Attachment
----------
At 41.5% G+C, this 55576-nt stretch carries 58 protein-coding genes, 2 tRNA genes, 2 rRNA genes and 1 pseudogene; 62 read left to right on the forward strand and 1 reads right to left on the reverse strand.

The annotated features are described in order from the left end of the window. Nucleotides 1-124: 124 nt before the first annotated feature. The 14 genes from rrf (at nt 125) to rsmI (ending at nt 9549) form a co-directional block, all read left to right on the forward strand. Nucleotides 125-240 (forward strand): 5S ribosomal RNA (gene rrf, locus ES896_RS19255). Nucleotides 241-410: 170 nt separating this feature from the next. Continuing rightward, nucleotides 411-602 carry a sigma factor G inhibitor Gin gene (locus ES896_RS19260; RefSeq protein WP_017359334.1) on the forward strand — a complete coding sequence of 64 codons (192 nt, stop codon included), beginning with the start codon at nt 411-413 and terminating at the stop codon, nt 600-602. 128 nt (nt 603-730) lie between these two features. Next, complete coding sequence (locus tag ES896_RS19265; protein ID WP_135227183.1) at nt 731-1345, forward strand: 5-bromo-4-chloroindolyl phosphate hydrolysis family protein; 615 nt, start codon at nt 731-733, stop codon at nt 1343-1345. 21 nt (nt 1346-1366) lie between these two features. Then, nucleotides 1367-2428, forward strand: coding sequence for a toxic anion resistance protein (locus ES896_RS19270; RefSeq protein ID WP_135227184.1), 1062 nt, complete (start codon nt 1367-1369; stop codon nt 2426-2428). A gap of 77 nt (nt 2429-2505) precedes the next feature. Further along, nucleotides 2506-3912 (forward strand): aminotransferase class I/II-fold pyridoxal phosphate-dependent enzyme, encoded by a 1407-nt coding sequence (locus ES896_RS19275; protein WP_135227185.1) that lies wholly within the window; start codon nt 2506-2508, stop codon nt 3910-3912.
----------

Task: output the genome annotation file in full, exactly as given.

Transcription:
At 41.5% G+C, this 55576-nt stretch carries 58 protein-coding genes, 2 tRNA genes, 2 rRNA genes and 1 pseudogene; 62 read left to right on the forward strand and 1 reads right to left on the reverse strand.

The annotated features are described in order from the left end of the window. Nucleotides 1-124: 124 nt before the first annotated feature. The 14 genes from rrf (at nt 125) to rsmI (ending at nt 9549) form a co-directional block, all read left to right on the forward strand. Nucleotides 125-240 (forward strand): 5S ribosomal RNA (gene rrf, locus ES896_RS19255). Nucleotides 241-410: 170 nt separating this feature from the next. Continuing rightward, nucleotides 411-602 carry a sigma factor G inhibitor Gin gene (locus ES896_RS19260; RefSeq protein WP_017359334.1) on the forward strand — a complete coding sequence of 64 codons (192 nt, stop codon included), beginning with the start codon at nt 411-413 and terminating at the stop codon, nt 600-602. 128 nt (nt 603-730) lie between these two features. Next, complete coding sequence (locus tag ES896_RS19265; protein ID WP_135227183.1) at nt 731-1345, forward strand: 5-bromo-4-chloroindolyl phosphate hydrolysis family protein; 615 nt, start codon at nt 731-733, stop codon at nt 1343-1345. 21 nt (nt 1346-1366) lie between these two features. Then, nucleotides 1367-2428, forward strand: coding sequence for a toxic anion resistance protein (locus ES896_RS19270; RefSeq protein ID WP_135227184.1), 1062 nt, complete (start codon nt 1367-1369; stop codon nt 2426-2428). A gap of 77 nt (nt 2429-2505) precedes the next feature. Further along, nucleotides 2506-3912 (forward strand): aminotransferase class I/II-fold pyridoxal phosphate-dependent enzyme, encoded by a 1407-nt coding sequence (locus ES896_RS19275; protein WP_135227185.1) that lies wholly within the window; start codon nt 2506-2508, stop codon nt 3910-3912.